Carbon labels, revealing carbon emissions associated with products as well as with businesses’ and consumers’ actions, are a new thing. Today, only a handful of retailers and brands put these labels on their menus, clothing, and other products. Meanwhile advocacy for carbon literacy is gaining momentum. With that movement, enterprises pushed to be more transparent about their sustainability practices should prepare to understand, and to tell more of, their carbon story.
This was at least part of the underlying message of retailers and other companies who presented on carbon labeling and carbon literacy in general at an SXCW conference as part of the film and music event’s Climate Change track.
Presenters were Emily Ewell, co-founder, Pantys; Michelle Li, founder, Clever Carbon; Sandra Noonan, chief sustainability officer, Just Salad; and moderator Cristina Mittermeier, co-founder and president, SeaLegacy & Only One.
They spoke of how they went about adopting carbon labeling and other ways they draw attention to carbon footprint. They shared advice, born from their experiences, on how other companies can get started. And told of other work underway to stir consumers’ “carbon curiosity” and intended outcome of this work.
Clever Carbon creates content to promote carbon awareness, banking that as consumers become curious more brands will begin giving them the information they want.
People who go to Clever Carbon’s website find a couple of questions on the landing page: “What’s your carbon footprint?” And “Where do you live?” From there they are asked more to get at details such as what they eat, how they commute, whether they fly much, among lifestyle choices.
Getting people to think about their actions that impact carbon footprint is important because what we can quantify and measure, we can change, said Clever Carbon’s Li.
The company leverages multiple tools intended to engage them and make learning fun without judgment. A couple of examples: a play list of popular songs reframed with a carbon dioxide-themed twist. An app consumers can put on their phones with common items’ carbon footprints.
“What underpins everything we do is our branding. It’s inviting and modern and people can relate to it,” Li said.
She explained the quiz question about where people live.
The annual average carbon footprint of a person depends on their country. For example, in the UK the average is 8.3 tons annually. In Vietnam it’s 2.1 tons, and in the U.S it’s 17.5 tons.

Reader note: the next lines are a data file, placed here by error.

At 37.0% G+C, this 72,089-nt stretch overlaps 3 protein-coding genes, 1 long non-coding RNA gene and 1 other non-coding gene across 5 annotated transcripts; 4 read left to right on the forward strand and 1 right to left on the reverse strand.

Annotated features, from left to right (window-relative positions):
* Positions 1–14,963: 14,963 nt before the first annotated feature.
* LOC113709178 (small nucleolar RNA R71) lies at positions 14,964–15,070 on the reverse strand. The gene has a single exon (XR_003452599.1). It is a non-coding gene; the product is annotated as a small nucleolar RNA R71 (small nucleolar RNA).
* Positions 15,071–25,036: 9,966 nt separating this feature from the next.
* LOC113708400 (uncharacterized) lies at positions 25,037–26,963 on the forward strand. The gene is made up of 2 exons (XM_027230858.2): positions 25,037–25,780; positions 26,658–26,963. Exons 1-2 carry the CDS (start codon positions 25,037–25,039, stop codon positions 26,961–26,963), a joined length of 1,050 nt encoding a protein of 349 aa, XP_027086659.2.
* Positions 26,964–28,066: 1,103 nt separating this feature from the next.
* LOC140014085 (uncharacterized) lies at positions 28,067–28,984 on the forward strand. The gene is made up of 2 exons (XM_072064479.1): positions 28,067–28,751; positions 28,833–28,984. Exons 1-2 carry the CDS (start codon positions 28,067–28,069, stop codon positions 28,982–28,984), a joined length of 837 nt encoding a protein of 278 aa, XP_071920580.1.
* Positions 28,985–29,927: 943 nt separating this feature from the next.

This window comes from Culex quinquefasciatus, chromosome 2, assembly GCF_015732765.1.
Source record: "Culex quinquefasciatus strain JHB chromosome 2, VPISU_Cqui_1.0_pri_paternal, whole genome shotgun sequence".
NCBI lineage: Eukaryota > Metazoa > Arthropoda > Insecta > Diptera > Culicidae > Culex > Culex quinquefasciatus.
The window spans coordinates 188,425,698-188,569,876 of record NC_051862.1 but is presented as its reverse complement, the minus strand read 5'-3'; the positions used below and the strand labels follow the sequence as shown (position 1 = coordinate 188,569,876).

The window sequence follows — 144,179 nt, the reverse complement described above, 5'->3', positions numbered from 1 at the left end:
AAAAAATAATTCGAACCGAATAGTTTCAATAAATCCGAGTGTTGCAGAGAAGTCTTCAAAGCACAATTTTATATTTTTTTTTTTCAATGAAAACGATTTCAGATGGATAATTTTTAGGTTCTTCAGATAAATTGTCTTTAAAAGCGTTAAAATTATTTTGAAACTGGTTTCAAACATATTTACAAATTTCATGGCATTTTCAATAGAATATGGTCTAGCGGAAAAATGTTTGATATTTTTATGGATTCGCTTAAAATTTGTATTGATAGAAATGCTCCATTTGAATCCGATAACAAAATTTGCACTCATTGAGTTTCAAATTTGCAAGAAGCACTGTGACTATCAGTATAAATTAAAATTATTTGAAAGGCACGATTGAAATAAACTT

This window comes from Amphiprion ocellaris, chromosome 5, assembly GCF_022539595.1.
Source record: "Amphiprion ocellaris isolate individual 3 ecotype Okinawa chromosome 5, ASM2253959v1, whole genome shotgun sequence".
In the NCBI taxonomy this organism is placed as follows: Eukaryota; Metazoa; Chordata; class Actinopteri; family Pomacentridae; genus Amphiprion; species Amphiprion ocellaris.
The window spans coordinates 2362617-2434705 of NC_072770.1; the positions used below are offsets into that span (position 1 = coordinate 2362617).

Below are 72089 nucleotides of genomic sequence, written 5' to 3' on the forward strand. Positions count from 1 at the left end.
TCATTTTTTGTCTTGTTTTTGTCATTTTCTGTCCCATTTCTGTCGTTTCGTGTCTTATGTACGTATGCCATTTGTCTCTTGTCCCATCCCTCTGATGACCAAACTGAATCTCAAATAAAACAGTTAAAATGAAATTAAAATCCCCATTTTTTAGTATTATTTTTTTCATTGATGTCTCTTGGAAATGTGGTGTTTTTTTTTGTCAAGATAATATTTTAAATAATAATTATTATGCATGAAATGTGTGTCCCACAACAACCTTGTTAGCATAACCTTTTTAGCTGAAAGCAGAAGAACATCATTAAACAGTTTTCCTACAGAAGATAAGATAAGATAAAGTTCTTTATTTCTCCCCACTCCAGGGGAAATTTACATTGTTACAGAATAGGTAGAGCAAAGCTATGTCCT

“The numbers depend on energy mix; how much of that energy is renewable; whether there are alternative transportation modes to emission-emitting vehicles ….”
Decisions chosen considering these and other factors have tremendous impact Li said, making this point tangible by telling event attendees, “If you take a flight from New York to Tokyo it’s 1.8 tons of carbon. So, by taking one flight you have almost as high a carbon footprint as the average Vietnamese person in a year.”
On the corporate side is a free program called Clever Actions, with over 80 actions companies can take to embed sustainability into their cultures.
Restaurant chain Just Salad is among businesses working to find its way to carbon literacy within its own operations.
The company has a reusable salad bowl program and began by quantifying carbon emissions in water savings from this reuse model, versus choosing to compost or dispose.
The difference was dramatic, Just Salad’s Noonan said. The next step was to carbon label its menu.
“We wanted to be as radical with food as we are with our packaging and embarked on the same type of journey looking at every item on our menu. We looked at life cycle analysis research on every ingredient and calculated it into our carbon label,” she said.
Consumers learn about potential choices not only from the in-store menu, but also with an app. Using the app, they can for instance compare carbon emissions from a beef patty to a salad to put that figure in context.
Most recently Just Salad partnered with a company, Planet FWD, that provides third-party certification of its carbon labels.